These are the people with whom you share the mission and a shared understanding of what needs to happen so you can move more quickly. It helps prevents one person becoming a bottleneck.
“It's really important because however ambitious and talented a person you are, you are unlikely to be able to change anything very substantial on your own,” he says.
3. Learn to love trajectories
In his book, Barber writes: “Trajectories are for everyone, beautiful things that require you to think about the impact your planned actions will have over time. Learn to love them.”
Not only do trajectories means everyone keeps the end goal in sight, the constant measurement forces people to think about the effect of their actions on the final outcome.
“When you suggest this to the average civil servant, they say, ‘oh but what if we are wrong?’ I say, ‘of course you’ll be wrong. How many people predict the future accurately? It’s almost impossible. But the very act of trying means that as you unfold your strategy, you see if you are behind, ahead of, or on, the trajectory,” he says.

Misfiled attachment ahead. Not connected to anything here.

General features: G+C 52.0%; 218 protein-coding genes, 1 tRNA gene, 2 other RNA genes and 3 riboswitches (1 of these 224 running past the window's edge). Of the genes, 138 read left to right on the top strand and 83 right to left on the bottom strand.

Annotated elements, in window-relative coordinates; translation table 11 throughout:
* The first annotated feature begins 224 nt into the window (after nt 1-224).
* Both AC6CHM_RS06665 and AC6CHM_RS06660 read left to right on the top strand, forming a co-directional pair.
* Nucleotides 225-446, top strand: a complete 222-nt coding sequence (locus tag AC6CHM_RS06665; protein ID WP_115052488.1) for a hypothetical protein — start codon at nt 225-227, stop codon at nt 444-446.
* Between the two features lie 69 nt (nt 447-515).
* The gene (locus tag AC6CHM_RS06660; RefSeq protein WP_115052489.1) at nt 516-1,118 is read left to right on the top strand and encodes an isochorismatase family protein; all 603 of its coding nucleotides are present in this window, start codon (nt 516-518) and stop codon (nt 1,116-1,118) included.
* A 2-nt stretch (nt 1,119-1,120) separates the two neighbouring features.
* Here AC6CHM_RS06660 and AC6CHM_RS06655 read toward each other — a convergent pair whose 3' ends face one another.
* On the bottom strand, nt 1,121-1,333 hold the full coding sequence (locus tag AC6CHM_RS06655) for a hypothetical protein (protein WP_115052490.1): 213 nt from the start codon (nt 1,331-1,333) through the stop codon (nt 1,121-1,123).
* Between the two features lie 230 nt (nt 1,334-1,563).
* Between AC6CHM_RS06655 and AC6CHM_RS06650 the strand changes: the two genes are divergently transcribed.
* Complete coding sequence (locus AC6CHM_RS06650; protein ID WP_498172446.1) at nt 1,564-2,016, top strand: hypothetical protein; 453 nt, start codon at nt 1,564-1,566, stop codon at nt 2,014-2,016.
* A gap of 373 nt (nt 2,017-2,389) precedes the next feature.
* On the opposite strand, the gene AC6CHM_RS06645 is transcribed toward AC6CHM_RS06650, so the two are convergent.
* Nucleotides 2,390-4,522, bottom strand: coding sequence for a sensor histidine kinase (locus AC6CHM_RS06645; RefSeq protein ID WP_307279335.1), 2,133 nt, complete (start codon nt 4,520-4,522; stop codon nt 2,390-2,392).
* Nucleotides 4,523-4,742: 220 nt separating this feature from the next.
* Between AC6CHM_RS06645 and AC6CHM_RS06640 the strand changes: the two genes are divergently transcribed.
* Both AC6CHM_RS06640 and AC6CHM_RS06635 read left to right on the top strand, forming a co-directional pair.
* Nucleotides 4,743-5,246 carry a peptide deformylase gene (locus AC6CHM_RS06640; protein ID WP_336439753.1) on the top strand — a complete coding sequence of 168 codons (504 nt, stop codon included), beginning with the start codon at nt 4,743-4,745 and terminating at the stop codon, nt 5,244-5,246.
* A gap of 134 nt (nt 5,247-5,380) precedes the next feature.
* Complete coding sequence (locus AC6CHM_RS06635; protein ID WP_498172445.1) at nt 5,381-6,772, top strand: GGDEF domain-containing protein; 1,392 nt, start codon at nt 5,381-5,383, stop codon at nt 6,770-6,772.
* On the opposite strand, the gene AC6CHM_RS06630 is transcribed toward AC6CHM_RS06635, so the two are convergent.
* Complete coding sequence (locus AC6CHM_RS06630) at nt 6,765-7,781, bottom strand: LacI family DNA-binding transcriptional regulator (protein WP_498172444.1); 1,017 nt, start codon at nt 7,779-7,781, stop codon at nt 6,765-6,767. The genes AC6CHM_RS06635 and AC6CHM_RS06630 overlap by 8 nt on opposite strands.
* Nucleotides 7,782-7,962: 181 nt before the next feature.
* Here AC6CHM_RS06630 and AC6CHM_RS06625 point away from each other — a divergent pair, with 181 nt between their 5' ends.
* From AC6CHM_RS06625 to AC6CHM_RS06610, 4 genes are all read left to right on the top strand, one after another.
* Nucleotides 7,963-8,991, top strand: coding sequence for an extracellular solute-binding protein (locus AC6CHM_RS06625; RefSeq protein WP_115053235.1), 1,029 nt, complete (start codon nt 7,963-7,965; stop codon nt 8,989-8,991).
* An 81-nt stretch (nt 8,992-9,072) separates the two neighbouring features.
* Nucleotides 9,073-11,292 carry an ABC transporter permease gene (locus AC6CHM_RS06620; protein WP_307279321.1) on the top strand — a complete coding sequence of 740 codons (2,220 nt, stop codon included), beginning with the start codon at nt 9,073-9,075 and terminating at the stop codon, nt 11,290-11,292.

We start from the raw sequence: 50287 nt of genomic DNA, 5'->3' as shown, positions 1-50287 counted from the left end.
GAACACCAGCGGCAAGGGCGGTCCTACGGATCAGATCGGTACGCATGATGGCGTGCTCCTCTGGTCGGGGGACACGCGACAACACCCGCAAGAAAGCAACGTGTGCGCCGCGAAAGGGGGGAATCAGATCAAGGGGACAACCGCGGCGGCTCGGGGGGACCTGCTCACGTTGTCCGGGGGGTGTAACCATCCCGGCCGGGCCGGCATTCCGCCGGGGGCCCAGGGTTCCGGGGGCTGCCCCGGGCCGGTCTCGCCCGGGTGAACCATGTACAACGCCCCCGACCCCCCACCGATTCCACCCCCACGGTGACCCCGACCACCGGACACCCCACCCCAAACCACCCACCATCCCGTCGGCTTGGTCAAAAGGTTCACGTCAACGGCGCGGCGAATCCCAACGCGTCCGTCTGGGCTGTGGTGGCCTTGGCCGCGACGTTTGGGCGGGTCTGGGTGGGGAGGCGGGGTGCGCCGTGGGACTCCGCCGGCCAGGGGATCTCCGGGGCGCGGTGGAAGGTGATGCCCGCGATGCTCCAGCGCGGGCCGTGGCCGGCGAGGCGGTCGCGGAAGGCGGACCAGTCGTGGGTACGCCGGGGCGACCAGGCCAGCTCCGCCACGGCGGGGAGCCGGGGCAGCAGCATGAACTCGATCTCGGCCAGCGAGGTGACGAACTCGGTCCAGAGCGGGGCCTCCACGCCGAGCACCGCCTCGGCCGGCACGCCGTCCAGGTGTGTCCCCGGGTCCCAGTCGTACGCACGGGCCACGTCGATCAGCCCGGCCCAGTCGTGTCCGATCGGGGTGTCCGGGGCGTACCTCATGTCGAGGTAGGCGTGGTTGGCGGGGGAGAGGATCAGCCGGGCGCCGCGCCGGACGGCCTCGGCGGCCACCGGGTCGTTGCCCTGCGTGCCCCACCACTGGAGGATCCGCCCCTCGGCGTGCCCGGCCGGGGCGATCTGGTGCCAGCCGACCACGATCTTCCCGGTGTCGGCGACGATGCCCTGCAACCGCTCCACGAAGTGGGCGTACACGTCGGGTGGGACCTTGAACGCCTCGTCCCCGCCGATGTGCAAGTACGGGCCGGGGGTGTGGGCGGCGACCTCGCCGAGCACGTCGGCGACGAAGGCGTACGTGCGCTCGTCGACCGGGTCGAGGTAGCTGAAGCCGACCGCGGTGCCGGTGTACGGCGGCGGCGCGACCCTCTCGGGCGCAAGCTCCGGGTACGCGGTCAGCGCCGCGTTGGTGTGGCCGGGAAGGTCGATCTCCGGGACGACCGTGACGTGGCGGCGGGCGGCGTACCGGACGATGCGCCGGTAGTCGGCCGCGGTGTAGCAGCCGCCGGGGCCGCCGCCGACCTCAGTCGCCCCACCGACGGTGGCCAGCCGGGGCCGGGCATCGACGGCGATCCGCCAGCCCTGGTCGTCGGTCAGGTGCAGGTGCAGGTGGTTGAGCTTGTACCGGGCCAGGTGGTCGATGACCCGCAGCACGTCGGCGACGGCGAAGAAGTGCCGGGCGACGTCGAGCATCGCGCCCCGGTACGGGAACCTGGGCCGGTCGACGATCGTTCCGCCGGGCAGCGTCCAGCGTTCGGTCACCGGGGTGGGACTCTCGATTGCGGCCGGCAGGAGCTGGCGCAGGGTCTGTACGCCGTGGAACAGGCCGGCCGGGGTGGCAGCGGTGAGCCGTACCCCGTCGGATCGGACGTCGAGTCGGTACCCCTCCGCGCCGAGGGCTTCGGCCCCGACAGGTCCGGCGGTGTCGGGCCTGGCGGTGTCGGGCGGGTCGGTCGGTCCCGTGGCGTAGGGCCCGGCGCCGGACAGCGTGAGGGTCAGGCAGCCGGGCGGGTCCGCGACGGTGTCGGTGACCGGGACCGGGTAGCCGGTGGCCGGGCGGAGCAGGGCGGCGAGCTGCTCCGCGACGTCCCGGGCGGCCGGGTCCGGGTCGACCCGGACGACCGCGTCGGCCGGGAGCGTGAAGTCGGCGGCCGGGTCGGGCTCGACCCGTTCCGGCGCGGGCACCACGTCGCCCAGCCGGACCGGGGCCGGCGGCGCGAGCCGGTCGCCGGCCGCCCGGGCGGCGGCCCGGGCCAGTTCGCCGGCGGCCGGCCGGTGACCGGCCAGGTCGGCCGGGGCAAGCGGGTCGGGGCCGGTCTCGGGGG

It’s particularly useful when comparing peers, such as hospitals in a certain area. Why are some falling behind and how are others managing to go faster? The collection of data also means it is as close as you can get to real-time measurement and those falling behind can receive immediate help.
Barber reminds leaders not to always expect a straight line upwards. “Change very rarely happens in straight lines. Some things change fast and then get harder. Some things need capital investment and then you get a steep rise at the end. Some things are seasonal. You have to find the shape of the curve,” he says.
4. Don’t fall into the equipment trap
Throwing money at a problem, or buying the latest shiny gadgets is rarely the answer to an issue. It’s a lazy approach to change management and is unlikely to help unless you properly develop a system underneath the equipment to make it work.